by Dennis Crouch
My law school Dean, Lyrissa Lidsky recently published a new op-ed entitled Patent reform is needed to protect patients’ access to lifesaving drugs. Dean Lidsky is in the midst of breast cancer treatment that includes $150,000 for the biologic drug Herceptin. Genentech (Roche) has aggressively protected this multi-billion-dollar marketplace by asserting its patent rights against potential competitors.
Dean Lidsky is receiving the treatment and insurance is paying price, but argues that the cost is simply too high:
I’m grateful that pharmaceutical companies continue to make discoveries like the one that saved my life. But Congress should pursue patent reform that puts patients first. Our lives are worth it.
The Op-Ed does not present a solution, but does cite to efforts by former Mizzou Law School professor Senator Josh Hawley (R-MO) and others.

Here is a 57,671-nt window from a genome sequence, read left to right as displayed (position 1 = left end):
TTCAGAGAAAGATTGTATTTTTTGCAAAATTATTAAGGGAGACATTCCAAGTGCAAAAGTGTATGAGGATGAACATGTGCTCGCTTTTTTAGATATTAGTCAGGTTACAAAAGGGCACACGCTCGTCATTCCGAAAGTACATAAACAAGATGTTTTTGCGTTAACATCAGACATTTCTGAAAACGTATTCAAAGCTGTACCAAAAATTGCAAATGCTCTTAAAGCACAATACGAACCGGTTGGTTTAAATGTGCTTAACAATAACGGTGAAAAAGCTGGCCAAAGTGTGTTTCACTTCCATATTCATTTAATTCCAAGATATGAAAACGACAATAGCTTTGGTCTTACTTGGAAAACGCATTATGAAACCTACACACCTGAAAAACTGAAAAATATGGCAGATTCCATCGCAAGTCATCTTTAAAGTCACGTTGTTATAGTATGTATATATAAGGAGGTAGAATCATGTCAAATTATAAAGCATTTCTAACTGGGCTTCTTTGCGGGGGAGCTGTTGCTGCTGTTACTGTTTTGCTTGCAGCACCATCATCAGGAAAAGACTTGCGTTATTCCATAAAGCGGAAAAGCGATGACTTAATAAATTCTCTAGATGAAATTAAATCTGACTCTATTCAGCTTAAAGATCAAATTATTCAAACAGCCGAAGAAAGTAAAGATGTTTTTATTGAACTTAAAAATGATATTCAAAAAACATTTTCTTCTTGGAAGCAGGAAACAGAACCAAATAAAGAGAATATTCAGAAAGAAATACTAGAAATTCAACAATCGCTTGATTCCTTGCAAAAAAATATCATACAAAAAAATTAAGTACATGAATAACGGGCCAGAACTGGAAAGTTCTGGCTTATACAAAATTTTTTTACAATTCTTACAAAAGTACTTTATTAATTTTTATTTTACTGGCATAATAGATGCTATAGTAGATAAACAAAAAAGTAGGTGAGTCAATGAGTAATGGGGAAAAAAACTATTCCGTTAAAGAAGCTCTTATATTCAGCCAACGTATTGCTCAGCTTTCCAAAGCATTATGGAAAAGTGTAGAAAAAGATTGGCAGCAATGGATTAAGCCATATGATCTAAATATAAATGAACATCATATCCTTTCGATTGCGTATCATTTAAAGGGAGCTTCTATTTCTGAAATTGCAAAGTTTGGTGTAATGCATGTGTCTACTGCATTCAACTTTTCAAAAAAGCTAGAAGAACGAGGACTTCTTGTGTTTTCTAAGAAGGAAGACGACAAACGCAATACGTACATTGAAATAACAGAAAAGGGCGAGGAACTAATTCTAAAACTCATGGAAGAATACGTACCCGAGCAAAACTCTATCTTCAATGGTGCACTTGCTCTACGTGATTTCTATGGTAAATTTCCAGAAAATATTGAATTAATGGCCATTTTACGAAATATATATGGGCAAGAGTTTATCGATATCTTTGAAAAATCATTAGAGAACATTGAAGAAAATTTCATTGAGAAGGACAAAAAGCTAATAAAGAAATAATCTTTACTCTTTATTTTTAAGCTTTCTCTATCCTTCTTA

Hawley and Sen. Rick Scott (R-FL) proposed the Transparent Drug Pricing Act of 2019 (S.977) includes a fairly weak transparency proposal requiring each state to adopt policies requiring pharmacists to disclose the price of prescription drugs.
The Bill would also limit the “retail list price” of U.S. drugs to “the lowest retail list price for the drug among Canada, France, the United Kingdom, Japan, or Germany.” Sen. Hawley explains in his press release: “There is no reason why U.S. pharmaceutical companies sell drugs to people in foreign countries far cheaper than what they charge Americans.” As it stands, the Bill this provision could be easily skirted by manufacturers and retailers. Notably, the Bill does not (1) define “retail list price;” (2) offer any enforcement mechanism; or (3) indicate if any agency would have authority to enforce the pricing provision. Unless those elements are tightened-up, the provision will be mere lip service.
Prior to becoming Senator, Josh Hawley helped lead the charge against the Affordable Care Act (Obamacare) both as Missouri AG and privately in the Hobby Lobby case.